Album artwork for Monk's Dream. by Thelonious Monk

Originally released in early 1963, Monk's Dream was the first Thelonious Monk album for Columbia. At the time this was recorded (fist sessions on Halloween, 1962), he had become one of the preeminent figures in contemporary jazz. His move to Columbia put him in the company of a couple of the era's other major talents and commercial successes, Miles Davis and Dave Brubeck, and his quartet was stabilized for a couple years with tenor saxophonist Charlie Rouse (with him since 1958), bassist John Ore, and drummer Frankie Dunlop. This album set the format for his succeeding works for the label over the next half-dozen years: a few standards mixed with originals, most of which had been recorded earlier in his career (the only new composition is "Bright Mississippi," itself a variation on the chordal structure of "Sweet Georgia Brown"). However, these performances find Monk in exuberant good cheer. His playing sparkles with invention and the relaxation and calm of a career in well-deserved ascension. Critically under-celebrated in its day, Monk's Dream is rich with the confidence of a band at its peak.

Thelonious Monk

Monk's Dream.

WaxTime
Album artwork for Monk's Dream. by Thelonious Monk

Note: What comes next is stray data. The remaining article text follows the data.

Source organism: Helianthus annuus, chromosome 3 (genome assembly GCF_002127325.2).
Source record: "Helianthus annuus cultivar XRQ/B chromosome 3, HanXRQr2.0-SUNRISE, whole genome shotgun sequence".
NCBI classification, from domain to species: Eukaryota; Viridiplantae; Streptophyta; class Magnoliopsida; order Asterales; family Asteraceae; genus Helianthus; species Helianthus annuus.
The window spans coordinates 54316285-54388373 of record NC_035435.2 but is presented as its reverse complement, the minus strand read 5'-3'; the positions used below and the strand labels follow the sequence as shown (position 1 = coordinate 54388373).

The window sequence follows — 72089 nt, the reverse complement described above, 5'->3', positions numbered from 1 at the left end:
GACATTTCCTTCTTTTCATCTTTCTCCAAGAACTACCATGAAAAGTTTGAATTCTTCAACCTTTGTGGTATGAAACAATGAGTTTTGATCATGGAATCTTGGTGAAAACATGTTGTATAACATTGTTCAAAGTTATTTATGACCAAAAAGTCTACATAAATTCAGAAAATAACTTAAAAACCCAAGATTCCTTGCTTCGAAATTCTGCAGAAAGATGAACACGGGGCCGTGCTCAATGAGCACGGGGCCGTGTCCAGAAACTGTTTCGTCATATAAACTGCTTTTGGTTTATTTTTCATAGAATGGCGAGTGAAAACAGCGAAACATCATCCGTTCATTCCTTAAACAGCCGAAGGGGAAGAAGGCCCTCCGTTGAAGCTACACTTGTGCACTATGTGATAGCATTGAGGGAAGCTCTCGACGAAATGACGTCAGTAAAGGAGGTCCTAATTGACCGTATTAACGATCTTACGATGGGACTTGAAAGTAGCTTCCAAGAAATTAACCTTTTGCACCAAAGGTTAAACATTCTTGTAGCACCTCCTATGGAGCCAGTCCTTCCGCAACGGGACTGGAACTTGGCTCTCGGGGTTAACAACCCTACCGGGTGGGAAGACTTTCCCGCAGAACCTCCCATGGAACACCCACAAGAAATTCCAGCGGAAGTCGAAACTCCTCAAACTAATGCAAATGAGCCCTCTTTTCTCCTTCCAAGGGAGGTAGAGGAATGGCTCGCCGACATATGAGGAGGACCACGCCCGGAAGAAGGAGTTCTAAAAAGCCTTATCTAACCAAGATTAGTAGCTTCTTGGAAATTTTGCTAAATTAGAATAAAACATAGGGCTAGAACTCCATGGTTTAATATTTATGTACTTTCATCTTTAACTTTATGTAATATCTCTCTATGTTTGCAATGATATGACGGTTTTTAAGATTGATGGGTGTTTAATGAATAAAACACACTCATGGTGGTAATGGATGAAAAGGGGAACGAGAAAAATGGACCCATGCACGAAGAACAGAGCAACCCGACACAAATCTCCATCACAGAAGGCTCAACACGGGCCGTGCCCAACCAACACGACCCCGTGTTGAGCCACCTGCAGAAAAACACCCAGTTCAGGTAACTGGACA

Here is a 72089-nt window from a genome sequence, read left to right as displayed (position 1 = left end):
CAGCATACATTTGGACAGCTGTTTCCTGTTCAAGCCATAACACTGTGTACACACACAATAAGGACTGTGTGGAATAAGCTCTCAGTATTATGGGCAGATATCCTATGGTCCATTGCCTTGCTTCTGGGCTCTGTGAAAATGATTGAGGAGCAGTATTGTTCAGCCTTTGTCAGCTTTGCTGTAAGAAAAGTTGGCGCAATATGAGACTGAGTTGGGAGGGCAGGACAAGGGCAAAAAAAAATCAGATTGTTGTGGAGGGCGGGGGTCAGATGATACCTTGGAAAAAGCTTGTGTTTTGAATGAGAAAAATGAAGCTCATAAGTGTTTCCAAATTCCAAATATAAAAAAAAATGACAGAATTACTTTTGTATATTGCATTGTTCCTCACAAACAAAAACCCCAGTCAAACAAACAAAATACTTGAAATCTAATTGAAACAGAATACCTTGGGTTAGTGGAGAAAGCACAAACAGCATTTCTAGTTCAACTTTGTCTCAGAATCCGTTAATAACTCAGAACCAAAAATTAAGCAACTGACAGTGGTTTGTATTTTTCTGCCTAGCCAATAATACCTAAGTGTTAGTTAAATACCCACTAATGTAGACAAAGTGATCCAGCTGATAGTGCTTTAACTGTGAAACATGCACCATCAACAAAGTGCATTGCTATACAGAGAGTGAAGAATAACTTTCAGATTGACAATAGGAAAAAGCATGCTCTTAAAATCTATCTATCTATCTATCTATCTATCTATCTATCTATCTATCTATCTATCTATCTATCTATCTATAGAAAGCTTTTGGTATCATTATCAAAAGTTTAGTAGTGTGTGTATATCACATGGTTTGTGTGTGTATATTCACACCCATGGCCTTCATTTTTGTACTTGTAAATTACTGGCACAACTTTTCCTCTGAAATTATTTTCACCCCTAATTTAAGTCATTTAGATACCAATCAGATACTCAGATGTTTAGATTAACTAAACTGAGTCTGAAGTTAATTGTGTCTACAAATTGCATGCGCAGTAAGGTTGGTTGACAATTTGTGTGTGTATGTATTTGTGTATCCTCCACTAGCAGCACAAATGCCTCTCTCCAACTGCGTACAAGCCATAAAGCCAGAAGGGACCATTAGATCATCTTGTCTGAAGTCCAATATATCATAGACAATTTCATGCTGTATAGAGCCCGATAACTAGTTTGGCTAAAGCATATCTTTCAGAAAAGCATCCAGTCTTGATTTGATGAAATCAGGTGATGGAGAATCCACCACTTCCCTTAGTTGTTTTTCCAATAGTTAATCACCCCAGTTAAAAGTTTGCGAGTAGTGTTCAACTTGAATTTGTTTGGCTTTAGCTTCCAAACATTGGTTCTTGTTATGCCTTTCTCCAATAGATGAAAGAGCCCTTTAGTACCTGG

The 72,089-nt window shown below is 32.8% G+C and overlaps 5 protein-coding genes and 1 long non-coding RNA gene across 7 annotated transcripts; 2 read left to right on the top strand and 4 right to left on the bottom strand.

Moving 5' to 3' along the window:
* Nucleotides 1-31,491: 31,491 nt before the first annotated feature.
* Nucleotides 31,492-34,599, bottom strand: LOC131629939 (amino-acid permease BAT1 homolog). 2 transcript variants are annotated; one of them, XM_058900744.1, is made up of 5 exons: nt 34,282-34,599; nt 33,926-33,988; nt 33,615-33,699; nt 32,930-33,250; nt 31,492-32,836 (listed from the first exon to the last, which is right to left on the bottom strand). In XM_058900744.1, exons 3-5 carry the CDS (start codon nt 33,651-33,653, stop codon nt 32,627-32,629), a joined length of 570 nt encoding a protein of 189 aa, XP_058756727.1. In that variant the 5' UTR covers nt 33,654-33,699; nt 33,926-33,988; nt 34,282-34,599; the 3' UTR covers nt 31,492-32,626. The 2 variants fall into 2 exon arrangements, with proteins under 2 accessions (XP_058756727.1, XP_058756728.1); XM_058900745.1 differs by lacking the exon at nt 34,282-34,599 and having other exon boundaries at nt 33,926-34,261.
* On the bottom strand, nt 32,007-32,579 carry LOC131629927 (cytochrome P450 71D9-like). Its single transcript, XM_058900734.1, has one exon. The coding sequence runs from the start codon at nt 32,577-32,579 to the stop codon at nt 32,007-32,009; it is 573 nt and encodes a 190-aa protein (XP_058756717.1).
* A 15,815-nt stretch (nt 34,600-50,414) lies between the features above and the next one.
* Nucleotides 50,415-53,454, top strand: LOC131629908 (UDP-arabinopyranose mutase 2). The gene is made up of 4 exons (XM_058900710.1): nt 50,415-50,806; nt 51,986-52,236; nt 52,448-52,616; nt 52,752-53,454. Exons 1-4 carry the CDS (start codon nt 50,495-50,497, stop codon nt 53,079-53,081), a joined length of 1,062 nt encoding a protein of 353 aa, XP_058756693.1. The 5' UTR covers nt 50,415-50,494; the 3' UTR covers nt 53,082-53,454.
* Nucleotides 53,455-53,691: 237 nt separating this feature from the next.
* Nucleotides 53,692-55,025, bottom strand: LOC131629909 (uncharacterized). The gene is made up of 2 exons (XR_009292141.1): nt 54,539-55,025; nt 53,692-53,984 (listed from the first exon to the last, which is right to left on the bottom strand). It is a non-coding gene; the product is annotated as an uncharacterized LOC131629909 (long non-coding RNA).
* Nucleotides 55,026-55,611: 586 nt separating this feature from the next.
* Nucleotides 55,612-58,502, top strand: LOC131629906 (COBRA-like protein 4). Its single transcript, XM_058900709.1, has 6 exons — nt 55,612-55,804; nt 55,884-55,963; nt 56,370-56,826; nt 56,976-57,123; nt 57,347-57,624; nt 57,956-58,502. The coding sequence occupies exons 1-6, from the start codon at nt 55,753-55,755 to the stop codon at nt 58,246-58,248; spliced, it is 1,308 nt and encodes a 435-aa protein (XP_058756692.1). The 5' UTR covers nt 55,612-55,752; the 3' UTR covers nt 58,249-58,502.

LP

$22.99

Released 09/03/2014Catalog Number

771838LP

Thelonious Monk

Monk's Dream.

WaxTime
Album artwork for Monk's Dream. by Thelonious Monk
LP

$22.99

Released 09/03/2014Catalog Number

771838LP

Originally released in early 1963, Monk's Dream was the first Thelonious Monk album for Columbia. At the time this was recorded (fist sessions on Halloween, 1962), he had become one of the preeminent figures in contemporary jazz. His move to Columbia put him in the company of a couple of the era's other major talents and commercial successes, Miles Davis and Dave Brubeck, and his quartet was stabilized for a couple years with tenor saxophonist Charlie Rouse (with him since 1958), bassist John Ore, and drummer Frankie Dunlop. This album set the format for his succeeding works for the label over the next half-dozen years: a few standards mixed with originals, most of which had been recorded earlier in his career (the only new composition is "Bright Mississippi," itself a variation on the chordal structure of "Sweet Georgia Brown"). However, these performances find Monk in exuberant good cheer. His playing sparkles with invention and the relaxation and calm of a career in well-deserved ascension. Critically under-celebrated in its day, Monk's Dream is rich with the confidence of a band at its peak.